Biden’s Ex-DOE Official Sam Brinton Was On Taxpayer-Funded Trip During Luggage Burglary

Sam Brinton attends the 2019 TrevorLive Los Angeles Gala at The Beverly Hilton Hotel on November 17, 2019 in Beverly Hills, California. (Photo by JC Olivera/Getty Images)

OAN’s Brooke Mallory
11:36 AM – Monday, July 17, 2023  

Internal Biden administration documents indicate that Sam Brinton, the disgraced “non-binary” cross-dresser and former top Department of Energy (DOE) official, was on a taxpayer-funded work trip at the time of one of his many high-profile luggage thefts last year.


According to official Department of Energy (DOE) documents and expenditure reports obtained by the watchdog organization Functional Government Initiative (FGI), Brinton visited the DOE-operated Nevada National Security Site in Las Vegas in July 2022. Brinton, according to the records, traveled aboard a United Airlines plane from Washington, D.C., to Harry Reid International Airport in Las Vegas on July 6th, 2022.

Brinton was charged with grand theft of an item valued between $1,200 and $5,000 months later in early December by Las Vegas prosecutors.

He was also accused of stealing luggage worth $3,670 at Harry Reid International Airport on July 6th, 2022, the same day Brinton flew to Las Vegas on his official DOE business trip.

“It’s outrageous that tax dollars transported Brinton to and from the scene of a crime, putting the American public unwittingly at the wheel of the getaway car,” FGI spokesperson Peter McGinnis said in a statement.

“The federal government obviously needs a more stringent vetting process for senior-level positions,” he added. “Senior officials committing petty crime while on the clock is a clear indication that something is dysfunctional in the personnel procedures.”

Brinton, who made headlines last year after being appointed as the DOE’s Office of Nuclear Energy’s deputy assistant secretary of Spent Fuel and Waste Disposal, traveled to the Nevada National Security Site for an unspecified meeting and visit, according to the documents.

The Nevada National Security Site “is a preferred location for experiments supporting the National Nuclear Security Administration’s nuclear weapons Stockpile Stewardship Programs, national defense programs, and national security research, development, and training programs, as well as vital programs of other federal agencies,” according to the DOE.

The DOE reported that Brinton arrived on July 6th, 2022, and stayed in the Hilton Grand Vacations Club on the Las Vegas Strip until July 9th, 2022. According to a DOE expenditure report submitted in August 2022, the alleged total cost of the four-day trip was estimated to be only $1,951.50. However, considering Vegas’ typical food, drink, and entertainment rates, as well as Brinton’s extravagant lifestyle choices, many have contested that figure and accused the DOE of understating the true cost.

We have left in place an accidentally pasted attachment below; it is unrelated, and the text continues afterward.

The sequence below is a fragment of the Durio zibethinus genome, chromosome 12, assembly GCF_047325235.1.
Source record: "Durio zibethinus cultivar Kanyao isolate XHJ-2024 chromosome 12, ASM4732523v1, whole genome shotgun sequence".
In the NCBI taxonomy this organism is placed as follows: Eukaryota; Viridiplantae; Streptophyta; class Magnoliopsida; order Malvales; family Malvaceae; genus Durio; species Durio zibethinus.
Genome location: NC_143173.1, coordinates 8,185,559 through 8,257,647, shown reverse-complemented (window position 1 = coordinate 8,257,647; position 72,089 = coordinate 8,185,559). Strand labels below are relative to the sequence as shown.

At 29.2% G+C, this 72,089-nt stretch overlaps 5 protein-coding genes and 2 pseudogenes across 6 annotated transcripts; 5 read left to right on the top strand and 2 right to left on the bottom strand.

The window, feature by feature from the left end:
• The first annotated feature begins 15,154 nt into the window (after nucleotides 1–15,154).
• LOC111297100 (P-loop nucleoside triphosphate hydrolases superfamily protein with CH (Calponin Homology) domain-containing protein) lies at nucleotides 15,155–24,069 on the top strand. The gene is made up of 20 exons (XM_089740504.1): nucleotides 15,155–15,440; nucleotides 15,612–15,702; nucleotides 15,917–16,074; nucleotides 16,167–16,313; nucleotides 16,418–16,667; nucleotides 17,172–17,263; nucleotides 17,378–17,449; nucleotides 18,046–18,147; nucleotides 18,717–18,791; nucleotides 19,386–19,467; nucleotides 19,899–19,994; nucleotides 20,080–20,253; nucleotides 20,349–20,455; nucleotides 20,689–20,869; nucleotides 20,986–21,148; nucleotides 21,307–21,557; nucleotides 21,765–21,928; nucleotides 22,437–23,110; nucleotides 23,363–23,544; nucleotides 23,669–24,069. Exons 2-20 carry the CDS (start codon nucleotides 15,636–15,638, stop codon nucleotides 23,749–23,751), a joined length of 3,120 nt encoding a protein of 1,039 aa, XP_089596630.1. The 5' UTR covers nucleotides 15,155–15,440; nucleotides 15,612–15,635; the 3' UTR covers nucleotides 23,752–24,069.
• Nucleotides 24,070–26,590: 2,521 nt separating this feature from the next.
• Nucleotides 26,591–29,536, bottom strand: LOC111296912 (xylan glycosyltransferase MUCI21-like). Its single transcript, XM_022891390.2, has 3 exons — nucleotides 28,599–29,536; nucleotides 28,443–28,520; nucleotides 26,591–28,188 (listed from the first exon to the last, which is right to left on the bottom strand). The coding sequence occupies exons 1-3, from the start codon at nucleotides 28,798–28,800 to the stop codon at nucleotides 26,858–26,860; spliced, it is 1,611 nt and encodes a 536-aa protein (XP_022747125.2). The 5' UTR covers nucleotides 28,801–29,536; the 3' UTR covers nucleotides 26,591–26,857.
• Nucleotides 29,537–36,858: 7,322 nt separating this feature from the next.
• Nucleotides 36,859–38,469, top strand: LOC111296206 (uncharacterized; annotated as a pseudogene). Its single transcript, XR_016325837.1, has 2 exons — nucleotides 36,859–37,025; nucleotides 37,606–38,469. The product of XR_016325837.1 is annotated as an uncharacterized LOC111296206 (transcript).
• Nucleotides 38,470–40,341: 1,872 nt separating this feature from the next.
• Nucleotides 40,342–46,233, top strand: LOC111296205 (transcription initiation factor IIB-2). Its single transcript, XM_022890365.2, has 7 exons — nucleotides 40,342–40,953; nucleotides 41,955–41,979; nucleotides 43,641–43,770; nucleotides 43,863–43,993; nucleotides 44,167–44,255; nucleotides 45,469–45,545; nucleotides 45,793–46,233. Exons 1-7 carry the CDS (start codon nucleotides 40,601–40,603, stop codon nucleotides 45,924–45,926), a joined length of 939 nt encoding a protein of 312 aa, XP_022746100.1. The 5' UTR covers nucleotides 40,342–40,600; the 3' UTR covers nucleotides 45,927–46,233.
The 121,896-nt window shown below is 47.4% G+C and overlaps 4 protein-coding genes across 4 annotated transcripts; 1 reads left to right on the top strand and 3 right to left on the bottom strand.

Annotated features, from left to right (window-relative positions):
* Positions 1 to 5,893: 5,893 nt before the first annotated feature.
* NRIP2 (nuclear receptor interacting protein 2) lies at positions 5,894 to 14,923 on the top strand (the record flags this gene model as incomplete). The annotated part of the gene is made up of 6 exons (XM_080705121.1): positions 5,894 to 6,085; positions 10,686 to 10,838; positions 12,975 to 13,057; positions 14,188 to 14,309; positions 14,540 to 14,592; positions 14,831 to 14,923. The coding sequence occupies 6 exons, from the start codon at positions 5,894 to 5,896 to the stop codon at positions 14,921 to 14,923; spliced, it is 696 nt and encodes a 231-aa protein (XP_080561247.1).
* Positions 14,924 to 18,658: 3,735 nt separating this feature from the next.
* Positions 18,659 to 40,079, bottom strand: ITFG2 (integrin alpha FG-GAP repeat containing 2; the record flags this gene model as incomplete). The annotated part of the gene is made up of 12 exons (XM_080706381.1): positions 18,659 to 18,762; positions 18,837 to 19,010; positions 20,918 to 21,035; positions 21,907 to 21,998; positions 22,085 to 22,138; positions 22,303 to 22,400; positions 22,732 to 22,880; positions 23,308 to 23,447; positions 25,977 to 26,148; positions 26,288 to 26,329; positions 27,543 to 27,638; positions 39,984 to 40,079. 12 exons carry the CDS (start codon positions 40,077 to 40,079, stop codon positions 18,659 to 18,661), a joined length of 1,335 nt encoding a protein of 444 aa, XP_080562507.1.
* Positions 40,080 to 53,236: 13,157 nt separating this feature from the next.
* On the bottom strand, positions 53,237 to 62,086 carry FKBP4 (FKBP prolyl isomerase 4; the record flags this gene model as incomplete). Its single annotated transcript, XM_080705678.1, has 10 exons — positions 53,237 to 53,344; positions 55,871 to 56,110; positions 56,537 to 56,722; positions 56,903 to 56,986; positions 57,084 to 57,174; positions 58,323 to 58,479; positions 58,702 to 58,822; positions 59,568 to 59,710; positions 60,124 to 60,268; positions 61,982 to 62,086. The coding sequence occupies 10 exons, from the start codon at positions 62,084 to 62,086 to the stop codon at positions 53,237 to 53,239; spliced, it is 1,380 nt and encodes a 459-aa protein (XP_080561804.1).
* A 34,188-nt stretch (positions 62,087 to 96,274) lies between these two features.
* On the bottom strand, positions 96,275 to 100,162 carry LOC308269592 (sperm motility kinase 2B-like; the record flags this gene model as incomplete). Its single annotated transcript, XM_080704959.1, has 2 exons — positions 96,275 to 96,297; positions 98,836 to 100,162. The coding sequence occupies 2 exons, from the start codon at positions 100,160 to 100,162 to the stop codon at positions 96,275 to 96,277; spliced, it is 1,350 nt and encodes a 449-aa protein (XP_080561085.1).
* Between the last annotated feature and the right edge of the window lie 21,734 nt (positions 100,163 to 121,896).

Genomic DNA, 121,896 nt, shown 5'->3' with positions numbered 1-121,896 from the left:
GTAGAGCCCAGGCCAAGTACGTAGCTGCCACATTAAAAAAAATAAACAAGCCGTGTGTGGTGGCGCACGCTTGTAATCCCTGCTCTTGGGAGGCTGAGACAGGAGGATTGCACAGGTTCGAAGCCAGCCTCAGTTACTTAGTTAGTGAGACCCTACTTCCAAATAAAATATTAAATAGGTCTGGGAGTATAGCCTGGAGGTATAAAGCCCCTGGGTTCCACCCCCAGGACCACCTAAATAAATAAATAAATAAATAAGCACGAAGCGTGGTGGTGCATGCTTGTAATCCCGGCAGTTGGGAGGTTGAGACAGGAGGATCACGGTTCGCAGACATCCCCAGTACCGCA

The DOE did not respond to a request for comment on the recent report.

Brinton avoided jail time in the grand theft case by pleading no contest and surrendering his right to a trial. Brinton was ordered to pay $3,670.74 to the victim in the case, as well as $500 in extra costs and a criminal fine. Clark County Judge Ann Zimmerman awarded Brinton a 180-day suspended jail term, which does not have to be served, and simply told Brinton to “stay out of trouble.”

Brinton also avoided jail time in a separate but related case involving the theft of $2,325 in goods from the luggage carousel at Minneapolis-St. Paul International Airport on Sept. 16th.

Additionally, the former DOE official was arrested in May in connection with yet another baggage theft, this time at the Washington, D.C.,-area Reagan National Airport in 2018.

The DOE finally announced in December that Brinton had left the agency.

After the Biden-appointed official departed the agency, Sen. John Barrasso (R-Wyo.), chairman of the Senate Republican Conference and ranking member of the Senate Energy and Natural Resources Committee, demanded that the DOE launch an internal review into its security clearance process.

“When people are appointed to critical positions with important national security responsibilities, Americans must be confident they can be trusted,” Barrasso said. “The department must launch a thorough investigation into the vetting process. They have to respond to legitimate oversight inquiries. It’s in our national security interest.”

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